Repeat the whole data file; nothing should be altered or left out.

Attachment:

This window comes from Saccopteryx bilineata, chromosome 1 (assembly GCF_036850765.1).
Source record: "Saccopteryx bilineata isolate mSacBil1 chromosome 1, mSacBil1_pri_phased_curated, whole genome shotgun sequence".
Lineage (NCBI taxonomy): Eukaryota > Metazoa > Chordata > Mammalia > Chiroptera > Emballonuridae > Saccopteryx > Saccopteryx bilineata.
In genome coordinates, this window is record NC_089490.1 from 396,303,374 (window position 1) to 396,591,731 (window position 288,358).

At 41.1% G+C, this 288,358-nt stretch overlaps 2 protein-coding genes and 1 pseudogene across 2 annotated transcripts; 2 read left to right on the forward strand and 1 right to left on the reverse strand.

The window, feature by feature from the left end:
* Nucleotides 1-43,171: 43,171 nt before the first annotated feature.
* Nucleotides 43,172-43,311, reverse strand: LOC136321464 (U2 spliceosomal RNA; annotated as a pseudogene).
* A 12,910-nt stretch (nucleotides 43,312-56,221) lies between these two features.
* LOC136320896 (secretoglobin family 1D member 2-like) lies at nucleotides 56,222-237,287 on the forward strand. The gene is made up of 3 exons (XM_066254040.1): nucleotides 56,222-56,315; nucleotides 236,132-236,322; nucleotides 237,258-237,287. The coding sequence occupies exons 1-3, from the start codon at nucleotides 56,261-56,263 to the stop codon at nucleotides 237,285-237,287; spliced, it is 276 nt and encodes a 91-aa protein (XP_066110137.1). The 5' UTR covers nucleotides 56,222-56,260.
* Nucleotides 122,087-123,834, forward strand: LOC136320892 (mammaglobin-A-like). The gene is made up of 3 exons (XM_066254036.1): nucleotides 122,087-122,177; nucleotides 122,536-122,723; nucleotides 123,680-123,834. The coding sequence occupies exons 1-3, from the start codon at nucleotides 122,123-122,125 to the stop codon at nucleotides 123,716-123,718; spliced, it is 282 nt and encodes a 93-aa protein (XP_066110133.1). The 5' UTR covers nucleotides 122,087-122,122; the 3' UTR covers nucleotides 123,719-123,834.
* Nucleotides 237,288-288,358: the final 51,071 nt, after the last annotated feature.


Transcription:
This window comes from Saccopteryx bilineata, chromosome 1 (assembly GCF_036850765.1).
Source record: "Saccopteryx bilineata isolate mSacBil1 chromosome 1, mSacBil1_pri_phased_curated, whole genome shotgun sequence".
Lineage (NCBI taxonomy): Eukaryota > Metazoa > Chordata > Mammalia > Chiroptera > Emballonuridae > Saccopteryx > Saccopteryx bilineata.
In genome coordinates, this window is record NC_089490.1 from 396,303,374 (window position 1) to 396,591,731 (window position 288,358).

At 41.1% G+C, this 288,358-nt stretch overlaps 2 protein-coding genes and 1 pseudogene across 2 annotated transcripts; 2 read left to right on the forward strand and 1 right to left on the reverse strand.

The window, feature by feature from the left end:
* Nucleotides 1-43,171: 43,171 nt before the first annotated feature.
* Nucleotides 43,172-43,311, reverse strand: LOC136321464 (U2 spliceosomal RNA; annotated as a pseudogene).
* A 12,910-nt stretch (nucleotides 43,312-56,221) lies between these two features.
* LOC136320896 (secretoglobin family 1D member 2-like) lies at nucleotides 56,222-237,287 on the forward strand. The gene is made up of 3 exons (XM_066254040.1): nucleotides 56,222-56,315; nucleotides 236,132-236,322; nucleotides 237,258-237,287. The coding sequence occupies exons 1-3, from the start codon at nucleotides 56,261-56,263 to the stop codon at nucleotides 237,285-237,287; spliced, it is 276 nt and encodes a 91-aa protein (XP_066110137.1). The 5' UTR covers nucleotides 56,222-56,260.
* Nucleotides 122,087-123,834, forward strand: LOC136320892 (mammaglobin-A-like). The gene is made up of 3 exons (XM_066254036.1): nucleotides 122,087-122,177; nucleotides 122,536-122,723; nucleotides 123,680-123,834. The coding sequence occupies exons 1-3, from the start codon at nucleotides 122,123-122,125 to the stop codon at nucleotides 123,716-123,718; spliced, it is 282 nt and encodes a 93-aa protein (XP_066110133.1). The 5' UTR covers nucleotides 122,087-122,122; the 3' UTR covers nucleotides 123,719-123,834.
* Nucleotides 237,288-288,358: the final 51,071 nt, after the last annotated feature.